They created such a disruption that when 34-year-old competitor Stelzer went home and processed what had just happened, she decided to take action. Several weeks earlier, Cooper had obliterated the competition in the United States Powerlifting Association Minnesota women’s championship by lifting 150 pounds more than the woman who would have won.
Save Women’s Sports counts as allies conservative and liberal groups as diverse as Concerned Women for America, the Heritage Foundation, Family Research Council, Alliance Defending Freedom, Women’s Liberation Front, and Feminist Current. It also rallies parent coalitions and individuals.
The Save Women’s Sports website highlights obvious biological differences between the sexes, underscoring male competitive advantage. Even if males who compete as females reduce their testosterone levels, studies show testosterone production during puberty gives males long-term advantages, including greater skeletal size and muscle mass, less fat, and larger heart and lungs.
Even with testosterone suppression, most men can’t reduce levels comparable to females, or keep them in that range, according to the medical journal Endocrine Practice.
Stelzer says biological males are competing as females in swimming, wrestling, track and field, cycling, soccer, softball, powerlifting, and other sports, robbing females of opportunities, medals, scholarships, records, sponsorships, and even participation. “I never would’ve started powerlifting if I’d known I’d have to compete against males,” she told me.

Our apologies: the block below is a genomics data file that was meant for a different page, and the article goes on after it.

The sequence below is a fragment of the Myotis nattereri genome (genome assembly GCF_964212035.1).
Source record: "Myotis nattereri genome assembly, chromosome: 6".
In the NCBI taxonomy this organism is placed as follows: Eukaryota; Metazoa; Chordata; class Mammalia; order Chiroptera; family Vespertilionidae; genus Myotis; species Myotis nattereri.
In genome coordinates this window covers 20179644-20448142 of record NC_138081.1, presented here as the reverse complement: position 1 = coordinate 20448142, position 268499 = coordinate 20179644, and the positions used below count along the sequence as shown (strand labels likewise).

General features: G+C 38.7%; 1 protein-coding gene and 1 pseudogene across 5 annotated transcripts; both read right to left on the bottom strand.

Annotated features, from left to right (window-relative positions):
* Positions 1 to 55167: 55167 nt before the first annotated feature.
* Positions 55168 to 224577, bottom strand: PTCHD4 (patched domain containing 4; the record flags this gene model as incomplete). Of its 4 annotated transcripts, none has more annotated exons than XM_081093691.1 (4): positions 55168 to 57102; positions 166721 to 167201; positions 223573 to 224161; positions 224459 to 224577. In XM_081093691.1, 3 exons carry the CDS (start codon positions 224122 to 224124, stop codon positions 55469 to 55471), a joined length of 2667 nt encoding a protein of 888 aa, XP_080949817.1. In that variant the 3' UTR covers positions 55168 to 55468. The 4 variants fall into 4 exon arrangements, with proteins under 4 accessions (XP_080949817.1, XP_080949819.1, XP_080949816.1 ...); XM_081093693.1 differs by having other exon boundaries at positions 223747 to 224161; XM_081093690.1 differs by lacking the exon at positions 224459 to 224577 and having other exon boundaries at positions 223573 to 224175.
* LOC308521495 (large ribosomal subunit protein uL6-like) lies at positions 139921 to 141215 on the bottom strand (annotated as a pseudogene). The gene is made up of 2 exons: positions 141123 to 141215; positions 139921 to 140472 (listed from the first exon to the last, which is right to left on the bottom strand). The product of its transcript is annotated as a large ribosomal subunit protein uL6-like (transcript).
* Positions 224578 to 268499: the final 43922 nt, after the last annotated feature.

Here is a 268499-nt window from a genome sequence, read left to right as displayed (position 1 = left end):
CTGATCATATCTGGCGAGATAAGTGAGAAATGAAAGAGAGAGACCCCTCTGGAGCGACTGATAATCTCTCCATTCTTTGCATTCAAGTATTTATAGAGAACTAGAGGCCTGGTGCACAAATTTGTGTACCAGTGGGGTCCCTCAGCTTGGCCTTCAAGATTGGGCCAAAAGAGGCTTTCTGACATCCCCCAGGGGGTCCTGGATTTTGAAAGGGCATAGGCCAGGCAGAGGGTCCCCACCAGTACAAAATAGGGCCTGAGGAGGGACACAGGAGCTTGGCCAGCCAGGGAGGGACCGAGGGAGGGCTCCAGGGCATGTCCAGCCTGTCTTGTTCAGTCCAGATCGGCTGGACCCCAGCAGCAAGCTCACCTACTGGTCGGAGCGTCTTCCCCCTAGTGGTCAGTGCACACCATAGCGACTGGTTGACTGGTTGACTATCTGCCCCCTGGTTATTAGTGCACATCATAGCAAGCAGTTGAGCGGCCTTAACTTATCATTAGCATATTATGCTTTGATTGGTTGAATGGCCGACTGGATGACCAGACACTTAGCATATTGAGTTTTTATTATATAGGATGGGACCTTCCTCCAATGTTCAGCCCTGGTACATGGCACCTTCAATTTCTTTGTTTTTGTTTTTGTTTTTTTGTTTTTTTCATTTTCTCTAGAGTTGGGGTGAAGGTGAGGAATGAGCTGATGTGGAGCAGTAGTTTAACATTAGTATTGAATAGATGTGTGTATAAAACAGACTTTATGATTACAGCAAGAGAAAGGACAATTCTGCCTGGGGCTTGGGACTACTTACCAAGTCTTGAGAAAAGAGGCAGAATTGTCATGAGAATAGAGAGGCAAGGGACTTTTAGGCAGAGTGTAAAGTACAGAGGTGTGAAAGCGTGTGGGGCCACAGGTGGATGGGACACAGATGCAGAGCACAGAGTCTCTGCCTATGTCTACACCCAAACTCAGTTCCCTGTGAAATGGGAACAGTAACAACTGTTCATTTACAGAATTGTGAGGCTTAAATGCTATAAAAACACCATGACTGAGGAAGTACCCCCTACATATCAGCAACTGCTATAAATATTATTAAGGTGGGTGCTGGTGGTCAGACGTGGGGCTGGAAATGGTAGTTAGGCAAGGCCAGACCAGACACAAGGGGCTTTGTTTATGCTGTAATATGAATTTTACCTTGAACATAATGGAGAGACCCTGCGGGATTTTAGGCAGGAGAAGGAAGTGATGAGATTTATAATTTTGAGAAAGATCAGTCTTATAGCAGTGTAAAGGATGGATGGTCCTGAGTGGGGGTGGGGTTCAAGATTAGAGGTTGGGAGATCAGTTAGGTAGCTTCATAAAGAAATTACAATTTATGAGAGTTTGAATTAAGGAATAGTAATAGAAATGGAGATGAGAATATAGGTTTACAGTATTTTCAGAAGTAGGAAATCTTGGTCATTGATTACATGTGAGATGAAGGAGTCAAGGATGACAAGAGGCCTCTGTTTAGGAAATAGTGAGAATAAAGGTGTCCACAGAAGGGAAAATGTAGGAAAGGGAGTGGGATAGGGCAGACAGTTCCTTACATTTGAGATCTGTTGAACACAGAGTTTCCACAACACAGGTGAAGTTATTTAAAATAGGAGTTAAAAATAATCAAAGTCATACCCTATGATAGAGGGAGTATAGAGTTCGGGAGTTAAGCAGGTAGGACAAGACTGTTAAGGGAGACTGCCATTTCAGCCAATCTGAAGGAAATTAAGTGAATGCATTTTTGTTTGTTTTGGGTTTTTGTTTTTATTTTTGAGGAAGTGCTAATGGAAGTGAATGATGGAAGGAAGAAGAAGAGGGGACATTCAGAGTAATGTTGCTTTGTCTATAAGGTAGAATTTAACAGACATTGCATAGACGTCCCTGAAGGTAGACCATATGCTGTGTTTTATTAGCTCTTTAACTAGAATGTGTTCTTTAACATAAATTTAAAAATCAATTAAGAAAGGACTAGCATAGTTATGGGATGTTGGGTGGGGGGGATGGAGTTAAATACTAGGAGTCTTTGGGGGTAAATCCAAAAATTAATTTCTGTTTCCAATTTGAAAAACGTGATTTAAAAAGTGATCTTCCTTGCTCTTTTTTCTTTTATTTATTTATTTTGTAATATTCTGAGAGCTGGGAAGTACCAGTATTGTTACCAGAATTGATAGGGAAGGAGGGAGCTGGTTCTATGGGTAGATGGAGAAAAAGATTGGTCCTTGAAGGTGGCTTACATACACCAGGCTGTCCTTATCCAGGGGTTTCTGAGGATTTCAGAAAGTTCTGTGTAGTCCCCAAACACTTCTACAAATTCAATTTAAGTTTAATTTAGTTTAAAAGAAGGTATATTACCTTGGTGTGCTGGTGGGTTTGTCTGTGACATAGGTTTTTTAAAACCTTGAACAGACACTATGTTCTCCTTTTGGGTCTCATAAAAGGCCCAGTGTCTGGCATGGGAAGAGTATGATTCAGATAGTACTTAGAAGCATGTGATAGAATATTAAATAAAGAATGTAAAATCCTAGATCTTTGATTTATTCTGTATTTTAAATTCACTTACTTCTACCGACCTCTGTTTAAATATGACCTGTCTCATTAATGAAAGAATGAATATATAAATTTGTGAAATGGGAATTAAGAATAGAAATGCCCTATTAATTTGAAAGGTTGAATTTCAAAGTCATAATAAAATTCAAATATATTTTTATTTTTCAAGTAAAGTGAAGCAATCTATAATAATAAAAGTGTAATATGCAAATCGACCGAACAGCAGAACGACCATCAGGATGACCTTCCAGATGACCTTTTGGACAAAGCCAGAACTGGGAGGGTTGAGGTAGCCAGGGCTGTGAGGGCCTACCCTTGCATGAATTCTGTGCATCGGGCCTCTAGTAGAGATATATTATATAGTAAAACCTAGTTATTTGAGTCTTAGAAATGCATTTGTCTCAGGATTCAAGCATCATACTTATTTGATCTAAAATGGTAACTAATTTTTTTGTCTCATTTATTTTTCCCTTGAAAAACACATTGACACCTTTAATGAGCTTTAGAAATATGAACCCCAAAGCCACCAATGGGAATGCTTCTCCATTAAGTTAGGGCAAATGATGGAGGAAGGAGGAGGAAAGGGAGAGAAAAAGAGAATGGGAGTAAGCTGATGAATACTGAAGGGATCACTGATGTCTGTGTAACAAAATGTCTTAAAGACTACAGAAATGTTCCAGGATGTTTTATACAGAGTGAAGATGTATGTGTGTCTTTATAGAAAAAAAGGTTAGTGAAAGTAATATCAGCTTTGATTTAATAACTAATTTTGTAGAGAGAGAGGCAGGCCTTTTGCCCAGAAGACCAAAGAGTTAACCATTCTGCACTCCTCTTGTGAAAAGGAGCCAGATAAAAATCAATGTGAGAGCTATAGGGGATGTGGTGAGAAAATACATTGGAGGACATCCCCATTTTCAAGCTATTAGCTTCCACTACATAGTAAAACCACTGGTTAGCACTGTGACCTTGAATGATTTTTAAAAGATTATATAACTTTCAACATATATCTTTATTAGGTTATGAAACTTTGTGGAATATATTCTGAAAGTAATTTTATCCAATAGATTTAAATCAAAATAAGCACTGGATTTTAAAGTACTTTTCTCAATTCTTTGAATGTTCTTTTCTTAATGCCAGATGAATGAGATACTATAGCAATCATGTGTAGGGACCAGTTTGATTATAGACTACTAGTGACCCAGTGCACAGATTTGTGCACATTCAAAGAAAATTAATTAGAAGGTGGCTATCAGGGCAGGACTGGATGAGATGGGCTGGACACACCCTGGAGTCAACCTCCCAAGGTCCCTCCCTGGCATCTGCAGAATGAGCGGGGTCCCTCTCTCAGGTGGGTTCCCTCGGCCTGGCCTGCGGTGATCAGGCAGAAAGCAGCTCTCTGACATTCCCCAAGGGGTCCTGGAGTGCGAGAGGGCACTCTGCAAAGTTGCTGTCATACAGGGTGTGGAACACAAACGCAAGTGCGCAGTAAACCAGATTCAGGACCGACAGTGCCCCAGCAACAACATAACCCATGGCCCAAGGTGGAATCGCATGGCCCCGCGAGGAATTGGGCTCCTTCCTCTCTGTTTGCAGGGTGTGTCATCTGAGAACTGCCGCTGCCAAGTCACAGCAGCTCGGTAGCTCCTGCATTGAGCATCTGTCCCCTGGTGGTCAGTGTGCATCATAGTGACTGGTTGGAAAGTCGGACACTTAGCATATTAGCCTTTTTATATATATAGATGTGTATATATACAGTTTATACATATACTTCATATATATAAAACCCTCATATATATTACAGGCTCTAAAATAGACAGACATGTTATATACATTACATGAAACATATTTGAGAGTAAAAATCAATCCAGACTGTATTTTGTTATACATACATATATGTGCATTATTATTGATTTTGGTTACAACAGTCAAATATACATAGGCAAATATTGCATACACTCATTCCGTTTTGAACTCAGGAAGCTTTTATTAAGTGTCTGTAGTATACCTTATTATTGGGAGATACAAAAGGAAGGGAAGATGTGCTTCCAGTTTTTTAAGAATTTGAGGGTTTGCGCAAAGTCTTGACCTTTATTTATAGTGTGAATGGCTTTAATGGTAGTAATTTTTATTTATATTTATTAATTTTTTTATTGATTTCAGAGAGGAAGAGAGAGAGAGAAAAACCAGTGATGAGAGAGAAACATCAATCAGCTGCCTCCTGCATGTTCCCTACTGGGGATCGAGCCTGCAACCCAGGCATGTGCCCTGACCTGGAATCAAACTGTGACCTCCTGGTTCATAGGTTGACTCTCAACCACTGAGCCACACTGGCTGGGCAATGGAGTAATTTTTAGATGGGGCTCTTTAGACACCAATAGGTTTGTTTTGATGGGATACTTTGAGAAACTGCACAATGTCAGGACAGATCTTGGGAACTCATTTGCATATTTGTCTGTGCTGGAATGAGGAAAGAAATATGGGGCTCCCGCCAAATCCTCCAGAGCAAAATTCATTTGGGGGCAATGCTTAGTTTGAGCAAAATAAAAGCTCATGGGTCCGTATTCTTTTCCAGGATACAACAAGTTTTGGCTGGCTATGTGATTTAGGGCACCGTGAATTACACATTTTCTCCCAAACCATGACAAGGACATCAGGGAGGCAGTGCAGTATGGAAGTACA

She warns that if Congress passes the Equality Act or if the Supreme Court redefines “sex,” those decisions would destroy Title IX, part of the landmark Education Amendments of 1972 that ensured females equal opportunities in athletics.
“If we allow biological males to compete in women’s sports, there will be men’s sports, there will be coed sports, but there will be no women’s sports,” Stelzer says. She urges parents of younger athletes to find out their school’s policies, inform like-minded parents, talk with school board members about concerns, and insist males shouldn’t compete against females or use the same restrooms.
Emily Zinos of Minnesota Family Council says Minnesota’s gender inclusion policy allows a high-school boy to complete a one-page form saying he’s a girl. He can then play on girls’ teams. Because of supposed gender fluidity, the child can change sexual identity at any time. Schools don’t tell parents about gender changes unless parents ask, and schools decide whether opposite sexes can use the same locker room and shower facilities.
So far, the USA Powerlifting and 100% RAW Powerlifting Federation are the only sports organizations Stelzer knows of that restrict biological males from competing as females.
For speaking out, Stelzer has received death threats and harassment. She says that’s why girls and women are often afraid to address the issue publicly: “Transgender activists have invaded women’s social media. … They’ll put your name and private information online, call your employers. They’re ruthless.”
Still, Stelzer is concerned that if people don’t speak up, females will be injured competing against males in contact sports.
“I’m just a small-town mom and housewife who cares,” Stelzer says. “Biology matters. This isn’t bigotry.”